Fujitsu uses renewable energy power purchase agreements (PPAs) as a way of directly reducing its carbon footprint as opposed to offset arrangements. The current agreements are for wind power, but the company wants to add solar providers as that will “flatten out the line of availability of renewable power”, according to Dudley.
Looking ahead, Dudley says work is underway to develop micro nuclear reactors that fit into shipping containers and generate up to 20MW of electricity, allowing datacentres to be decoupled from the grid and potentially changing their locations. “We certainly need to find a solution that isn’t coal or gas, as wind and solar aren’t enough,” he adds.
Datacentres are often the focus of a lot of attention and have, for example, been targeted by climate emergency, Dudley says. That said, he notes that the power consumption of datacentres around the world has increased by just 4% over a period when the compute power they deliver has grown a hundredfold.
Craig Somerville, executive general manager of his eponymous IT service provider, says his company uses sustainability as a selection criterion when choosing a datacentre.
A datacentre that ran on 100% renewable power would be a game changer, he says, but while some operators are moving in the right direction, loads have already increased from 2-4kW per rack to 8-12kW. He suggests that hydrogen powered generators might be the answer to meet these heavy loads.
The main barrier to improving Somerville’s sustainability is that the company can only use what’s on offer. But making sustainability a selection criterion should influence vendors to make the right changes.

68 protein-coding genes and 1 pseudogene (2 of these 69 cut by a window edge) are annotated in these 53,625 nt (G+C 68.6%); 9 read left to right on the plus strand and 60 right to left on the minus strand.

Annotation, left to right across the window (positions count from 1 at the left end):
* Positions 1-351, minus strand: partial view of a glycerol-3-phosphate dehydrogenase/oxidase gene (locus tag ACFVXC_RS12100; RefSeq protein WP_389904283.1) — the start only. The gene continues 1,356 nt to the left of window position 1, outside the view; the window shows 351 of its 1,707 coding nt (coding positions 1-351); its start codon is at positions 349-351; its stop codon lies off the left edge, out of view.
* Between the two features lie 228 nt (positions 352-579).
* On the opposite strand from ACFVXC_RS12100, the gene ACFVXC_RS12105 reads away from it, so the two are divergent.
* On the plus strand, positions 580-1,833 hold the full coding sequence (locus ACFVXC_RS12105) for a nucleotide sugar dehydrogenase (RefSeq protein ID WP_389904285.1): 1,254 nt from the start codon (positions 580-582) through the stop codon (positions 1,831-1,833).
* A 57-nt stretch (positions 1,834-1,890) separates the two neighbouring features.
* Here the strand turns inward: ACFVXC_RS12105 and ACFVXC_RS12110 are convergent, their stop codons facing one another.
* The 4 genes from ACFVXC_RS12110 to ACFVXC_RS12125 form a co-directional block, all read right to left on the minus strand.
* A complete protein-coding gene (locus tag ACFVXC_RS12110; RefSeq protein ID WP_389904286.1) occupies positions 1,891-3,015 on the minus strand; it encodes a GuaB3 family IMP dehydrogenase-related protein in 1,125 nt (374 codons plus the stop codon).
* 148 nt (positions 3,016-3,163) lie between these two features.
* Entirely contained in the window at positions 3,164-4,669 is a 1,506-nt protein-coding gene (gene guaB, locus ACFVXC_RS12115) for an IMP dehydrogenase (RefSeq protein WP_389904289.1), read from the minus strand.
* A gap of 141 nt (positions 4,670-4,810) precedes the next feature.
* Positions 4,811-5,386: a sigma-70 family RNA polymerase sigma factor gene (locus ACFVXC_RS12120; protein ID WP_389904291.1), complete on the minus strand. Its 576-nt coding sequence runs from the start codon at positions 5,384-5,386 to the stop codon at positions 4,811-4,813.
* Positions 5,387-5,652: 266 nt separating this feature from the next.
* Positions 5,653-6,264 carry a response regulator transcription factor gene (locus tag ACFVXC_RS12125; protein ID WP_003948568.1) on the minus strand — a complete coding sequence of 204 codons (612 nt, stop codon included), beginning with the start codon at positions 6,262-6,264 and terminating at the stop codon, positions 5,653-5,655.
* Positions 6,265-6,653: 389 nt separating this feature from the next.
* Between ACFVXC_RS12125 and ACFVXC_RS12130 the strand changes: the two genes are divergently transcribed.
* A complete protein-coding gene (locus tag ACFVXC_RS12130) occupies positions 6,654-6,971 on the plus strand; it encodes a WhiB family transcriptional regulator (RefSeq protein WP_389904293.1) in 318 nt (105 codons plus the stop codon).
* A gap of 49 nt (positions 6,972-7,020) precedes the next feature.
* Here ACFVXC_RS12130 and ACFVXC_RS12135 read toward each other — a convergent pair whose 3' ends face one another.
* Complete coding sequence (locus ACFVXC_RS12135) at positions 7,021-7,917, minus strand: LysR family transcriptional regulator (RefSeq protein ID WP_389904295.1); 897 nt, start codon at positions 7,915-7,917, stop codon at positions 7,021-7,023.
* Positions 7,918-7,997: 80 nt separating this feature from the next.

Somerville now pays attention to hardware vendors’ sustainability practices and uses mostly HP and HPE equipment as they have a long history of promoting sustainability. Almost every piece of hardware they sell is recyclable, with just 1-2% of the materials going to landfill.
Fujitsu works with a partner to handle and separate its waste responsibly, including waste from its customers’ on-site activities. The company has had a policy of sending zero e-waste to landfill since 2009, with items being refurbished where possible and the rest sent for recycling.
Macquarie Data Centres also works with its customers to recycle as much as possible, including the packaging in which new equipment is delivered.
Manufacturers can play a part too. In 2019, Lenovo started shipping pre-assembled racks instead of separately packaged server nodes, chassis and racks, reducing the amount of cardboard packaging per rack by around 48kg.
At the other end of the cycle, Lenovo’s asset recovery services programme securely handles collection, erasure or destruction of storage devices, the sale or donation of refurbished equipment, and the recycling of what remains.